Comey seemed to have pulled off the rarest of feats in politics: He pissed off everybody. Former FBI Assistant Director James Kallstrom said on Fox News that Comey’s decision was “nonsensical,” adding: “It’s not Comey’s right to sully that reputation [of the FBI].”
“The way the letter was written was incredibly vague and careless,” a Democratic operative tells Newsweek. “That was a massive hand grenade thrown into the middle of an election that was 11 days away.” In addition to energizing Trump supporters, Comey’s decision to publicize a tiny advance in a “completed” investigation angered Democrats because it came while Comey was keeping silent about reports of Russian interference in the election and possible collusion by members of the Trump campaign. In fact, CNBC reported that Comey had declined to sign an October 7 joint statement from the Department of Homeland Security and the Office of the Director of National Intelligence that accused the Russian government of tampering with the U.S. election, because he thought it was too close to when people would cast their votes.
Two days before the election, Comey told lawmakers the bureau had reviewed the new emails and found no reason to change its decision that Clinton should not face charges—but that was like waving a white paper napkin to stop a tornado. Newsweek’s Kurt Eichenwald wrote, “America has just witnessed one of the most—if not the most—egregious abuses of power in the service of one man’s ego in its history.” When Clinton lost to Donald Trump, the fury swelled. She blamed the FBI director for contributing to her defeat and The Wall Street Journal called for his resignation.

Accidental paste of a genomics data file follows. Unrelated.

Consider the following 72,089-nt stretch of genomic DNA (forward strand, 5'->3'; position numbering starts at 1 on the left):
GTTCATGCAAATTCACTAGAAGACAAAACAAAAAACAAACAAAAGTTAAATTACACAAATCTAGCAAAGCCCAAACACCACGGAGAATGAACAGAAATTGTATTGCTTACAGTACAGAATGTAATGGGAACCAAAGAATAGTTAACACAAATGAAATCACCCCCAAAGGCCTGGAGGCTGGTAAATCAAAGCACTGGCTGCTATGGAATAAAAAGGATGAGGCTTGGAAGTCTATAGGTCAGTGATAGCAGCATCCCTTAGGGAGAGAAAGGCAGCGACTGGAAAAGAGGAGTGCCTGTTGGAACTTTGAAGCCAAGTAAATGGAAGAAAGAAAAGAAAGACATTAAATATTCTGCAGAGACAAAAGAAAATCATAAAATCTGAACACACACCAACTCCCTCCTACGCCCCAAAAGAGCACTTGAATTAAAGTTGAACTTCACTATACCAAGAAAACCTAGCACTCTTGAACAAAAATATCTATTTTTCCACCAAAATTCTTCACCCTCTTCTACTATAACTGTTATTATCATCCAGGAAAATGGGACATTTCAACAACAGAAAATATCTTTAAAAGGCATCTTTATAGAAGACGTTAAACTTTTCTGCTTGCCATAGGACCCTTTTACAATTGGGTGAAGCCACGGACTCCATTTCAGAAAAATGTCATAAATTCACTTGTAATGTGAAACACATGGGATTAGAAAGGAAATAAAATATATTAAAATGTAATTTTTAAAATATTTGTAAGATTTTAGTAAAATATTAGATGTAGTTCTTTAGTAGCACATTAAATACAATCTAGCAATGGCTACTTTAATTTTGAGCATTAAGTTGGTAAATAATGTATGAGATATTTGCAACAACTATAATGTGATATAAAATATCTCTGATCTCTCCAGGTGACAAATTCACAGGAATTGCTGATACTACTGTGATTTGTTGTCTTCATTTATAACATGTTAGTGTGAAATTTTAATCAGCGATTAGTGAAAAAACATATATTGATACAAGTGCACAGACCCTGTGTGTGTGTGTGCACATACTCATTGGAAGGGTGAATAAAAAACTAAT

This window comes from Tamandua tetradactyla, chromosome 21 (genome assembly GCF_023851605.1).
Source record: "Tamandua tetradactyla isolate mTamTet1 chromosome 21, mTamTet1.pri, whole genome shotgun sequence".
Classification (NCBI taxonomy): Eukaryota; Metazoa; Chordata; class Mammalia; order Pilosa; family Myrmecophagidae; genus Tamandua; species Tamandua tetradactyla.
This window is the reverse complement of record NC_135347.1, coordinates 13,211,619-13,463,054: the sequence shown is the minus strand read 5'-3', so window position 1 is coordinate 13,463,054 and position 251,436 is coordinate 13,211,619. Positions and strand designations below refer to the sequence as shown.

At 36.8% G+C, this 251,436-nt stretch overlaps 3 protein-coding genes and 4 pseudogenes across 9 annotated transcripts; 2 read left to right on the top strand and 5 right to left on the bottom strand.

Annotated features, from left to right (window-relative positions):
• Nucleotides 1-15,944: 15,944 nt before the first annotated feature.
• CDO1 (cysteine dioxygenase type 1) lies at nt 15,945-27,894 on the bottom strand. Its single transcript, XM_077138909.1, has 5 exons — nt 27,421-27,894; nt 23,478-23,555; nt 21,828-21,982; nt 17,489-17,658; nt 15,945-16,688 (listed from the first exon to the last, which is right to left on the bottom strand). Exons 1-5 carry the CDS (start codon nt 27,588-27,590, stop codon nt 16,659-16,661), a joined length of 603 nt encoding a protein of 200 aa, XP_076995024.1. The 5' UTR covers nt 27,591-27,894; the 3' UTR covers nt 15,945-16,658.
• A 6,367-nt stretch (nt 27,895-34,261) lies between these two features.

Comey’s defenders insist that he did nothing wrong and that he had a responsibility to update Congress after telling it the Clinton probe was completed, but the Justice Department’s Office of the Inspector General is reviewing how Comey handled the investigation. Michael Bromwich, who as inspector general under President Bill Clinton investigated then–FBI Director Louis Freeh, tells Newsweek, “I think there were lots of legitimate questions about his conduct, why he did it, whether in fact, as it appeared, his conduct violated longstanding Justice Department policies.” Such inquiries typically involve interviewing people and reviewing electronic communications and could last a year or longer, according to Bromwich. If the office finds evidence of misconduct, the attorney general could impose sanctions on Comey, including suspension or termination.